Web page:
Like all electric cars, the Spectre is exempt from road tax (VED) and can enter London’s Congestion Charge and Ultra-Low Emissions (ULEZ) zones for free – perfect for cruising around Mayfair. Insurance is likely to be astronomical, though, as we doubt most mainstream insurers would take on a car of such immense value.
A full charge at the current average electricity rate of 30p per kWh means the Spectre will cost around £30 to top-up at home, while the average rapid charging rate of 79p per kWh means a 10-80% charge at a public charger will cost around £56 – cheaper than filling-up petrol Rolls, but expensive for an EV nonetheless.
Performance, motor & drive
|0-62mph||Top speed||Driven wheels||Power|
Driving a Rolls-Royce has always been somewhat akin to land-yachting, and while the three-tonne Spectre is no different in this regard, it certainly impresses. As you’d expect, it’s incredibly comfortable on the move, gliding along the road like a magic carpet. It can, like most EVs, get a bit fidgety over the roughest of surfaces at low speeds, but on the motorway, the Spectre feels even more composed than even the range-topping petrol Phantom.
We weren’t too keen on the Spectre’s relatively jerky regenerative braking ‘B-mode’, but we were surprised by how grippy the car was when the road got a bit twisty. We doubt any Rolls-Royce owner is looking to use the Spectre to attack a mountain road, but if you’re a little late for a business meeting, the effortless power of the electric motors will propel you there in a swift yet measured manner.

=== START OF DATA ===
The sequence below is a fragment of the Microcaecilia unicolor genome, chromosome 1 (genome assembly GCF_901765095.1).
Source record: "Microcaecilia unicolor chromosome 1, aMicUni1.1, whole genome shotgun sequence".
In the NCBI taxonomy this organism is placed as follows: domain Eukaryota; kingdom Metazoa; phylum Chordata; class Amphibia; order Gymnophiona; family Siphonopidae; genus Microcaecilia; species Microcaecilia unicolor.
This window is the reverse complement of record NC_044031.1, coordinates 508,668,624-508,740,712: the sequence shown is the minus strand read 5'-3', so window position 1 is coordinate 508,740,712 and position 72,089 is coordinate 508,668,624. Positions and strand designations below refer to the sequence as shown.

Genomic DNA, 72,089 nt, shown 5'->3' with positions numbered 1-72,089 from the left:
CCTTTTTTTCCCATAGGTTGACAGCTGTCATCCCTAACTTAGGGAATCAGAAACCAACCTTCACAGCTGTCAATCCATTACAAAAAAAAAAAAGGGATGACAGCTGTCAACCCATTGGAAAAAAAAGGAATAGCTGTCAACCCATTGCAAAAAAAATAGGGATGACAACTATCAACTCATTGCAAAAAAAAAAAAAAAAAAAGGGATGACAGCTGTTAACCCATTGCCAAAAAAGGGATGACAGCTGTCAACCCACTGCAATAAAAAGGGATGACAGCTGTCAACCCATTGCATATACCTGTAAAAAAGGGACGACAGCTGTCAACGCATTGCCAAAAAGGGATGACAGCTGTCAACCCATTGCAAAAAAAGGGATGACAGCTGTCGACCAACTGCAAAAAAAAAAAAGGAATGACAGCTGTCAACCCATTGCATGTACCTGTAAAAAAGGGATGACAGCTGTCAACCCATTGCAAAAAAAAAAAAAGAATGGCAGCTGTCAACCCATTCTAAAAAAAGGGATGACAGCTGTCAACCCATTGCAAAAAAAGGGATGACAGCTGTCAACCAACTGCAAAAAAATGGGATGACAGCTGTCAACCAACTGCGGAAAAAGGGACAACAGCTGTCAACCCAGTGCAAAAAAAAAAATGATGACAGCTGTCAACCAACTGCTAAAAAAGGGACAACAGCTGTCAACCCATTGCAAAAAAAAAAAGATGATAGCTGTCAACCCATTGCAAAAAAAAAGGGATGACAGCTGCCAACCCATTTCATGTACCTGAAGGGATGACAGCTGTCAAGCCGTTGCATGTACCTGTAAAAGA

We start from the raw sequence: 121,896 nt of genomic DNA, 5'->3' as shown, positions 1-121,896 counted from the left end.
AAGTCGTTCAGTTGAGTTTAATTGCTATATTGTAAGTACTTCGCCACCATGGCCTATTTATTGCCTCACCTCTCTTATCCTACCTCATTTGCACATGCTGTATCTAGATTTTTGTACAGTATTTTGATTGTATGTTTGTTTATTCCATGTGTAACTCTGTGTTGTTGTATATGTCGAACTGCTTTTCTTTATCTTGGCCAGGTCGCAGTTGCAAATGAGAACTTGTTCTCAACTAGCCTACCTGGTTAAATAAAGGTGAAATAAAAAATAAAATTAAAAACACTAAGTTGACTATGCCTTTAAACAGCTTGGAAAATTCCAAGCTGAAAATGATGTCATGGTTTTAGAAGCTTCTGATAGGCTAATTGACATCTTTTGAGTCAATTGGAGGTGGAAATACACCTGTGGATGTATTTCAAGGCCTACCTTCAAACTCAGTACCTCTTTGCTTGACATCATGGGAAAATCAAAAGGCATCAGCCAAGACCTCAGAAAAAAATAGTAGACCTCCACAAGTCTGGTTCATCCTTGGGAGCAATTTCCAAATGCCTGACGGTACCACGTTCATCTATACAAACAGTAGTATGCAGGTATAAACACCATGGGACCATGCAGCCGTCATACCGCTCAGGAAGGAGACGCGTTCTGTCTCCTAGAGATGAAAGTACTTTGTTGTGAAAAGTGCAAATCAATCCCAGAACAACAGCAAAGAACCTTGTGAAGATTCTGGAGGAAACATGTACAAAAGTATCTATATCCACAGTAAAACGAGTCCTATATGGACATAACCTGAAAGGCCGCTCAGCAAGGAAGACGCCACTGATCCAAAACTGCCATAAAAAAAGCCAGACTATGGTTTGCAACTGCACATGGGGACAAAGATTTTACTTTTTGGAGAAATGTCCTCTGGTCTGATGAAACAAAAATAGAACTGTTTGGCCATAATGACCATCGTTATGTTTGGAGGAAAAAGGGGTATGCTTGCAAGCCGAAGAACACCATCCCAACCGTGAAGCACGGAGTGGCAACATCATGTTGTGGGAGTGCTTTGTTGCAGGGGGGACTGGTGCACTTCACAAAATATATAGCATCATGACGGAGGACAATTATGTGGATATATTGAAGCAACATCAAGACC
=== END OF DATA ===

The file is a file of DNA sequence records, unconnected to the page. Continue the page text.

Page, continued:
What truly stunned us, however, was how quiet the electric Rolls is when on the move – never has the saying “the loudest noise inside [a] Rolls-Royce comes from the clock” been so accurate. There is a ‘motion noise’ setting which will play artificial sounds through the speakers if you can’t deal with the Spectre’s ghostly silence, but we think the lack of ambient noise adds to the tranquillity of the driving experience.
Interior, dashboard & infotainment
Rolls-Royce pins itself as the pinnacle of luxury and the Spectre only reaffirms this. It’s hard to describe how expensive the interior feels, but let’s just say everything you touch feels as if it should be mounted behind glass at a museum. There’s no plastics to be seen – everywhere is wrapped in either leather, wood or solid aluminium.
As mentioned, you can have your Spectre’s interior in almost any colour – our test car was specified in a rather modish purple and white to match the exterior. Like the majority of Rolls-Royce models over the past couple of decades, you can configure your Spectre’s headlining to be lined with LEDs in what the maker calls ‘Starlights’.
Frivolities aside, there’s plenty of well-damped physical buttons and switches, with the central infotainment system taking a bit of a backseat compared with the flashy Hyperscreens of Mercedes-Benz luxury EV models. This is controlled via a BMW iDrive-style rotary dial (dressed in leather, of course) and contains all the basic functions like sat-nav and smartphone connectivity.
Boot space, seating & practicality
What good is an electric luxury car if there isn’t the space to take some of your pampered pals along for the ride? Thankfully, there’s plenty of room behind the front seats for two six-footers to sit comfortably; neither rear passenger will feel short-changed as both back seats get their own climate zones as well as heating and ventilation functions.
If you’re planning to carry more than a few shopping bags from Harrods, then you’ll probably be out of luck; despite being the size of a small aircraft carrier, the Spectre only has a 380-litre boot – smaller than a Cupra Born’s load space. Worse still, 50 litres of that is taken up by underfloor cable storage, and you can’t fold the rear seats down to free up some extra space.
Reliability & safety rating
It’s hard to say how reliable the Rolls-Royce Spectre will be – especially given how it’s the brand’s first EV and that it’ll sell in such small numbers. What we can say is that electric cars should, in theory, be more reliable than their petrol counterparts as there are fewer mechanisms to go wrong.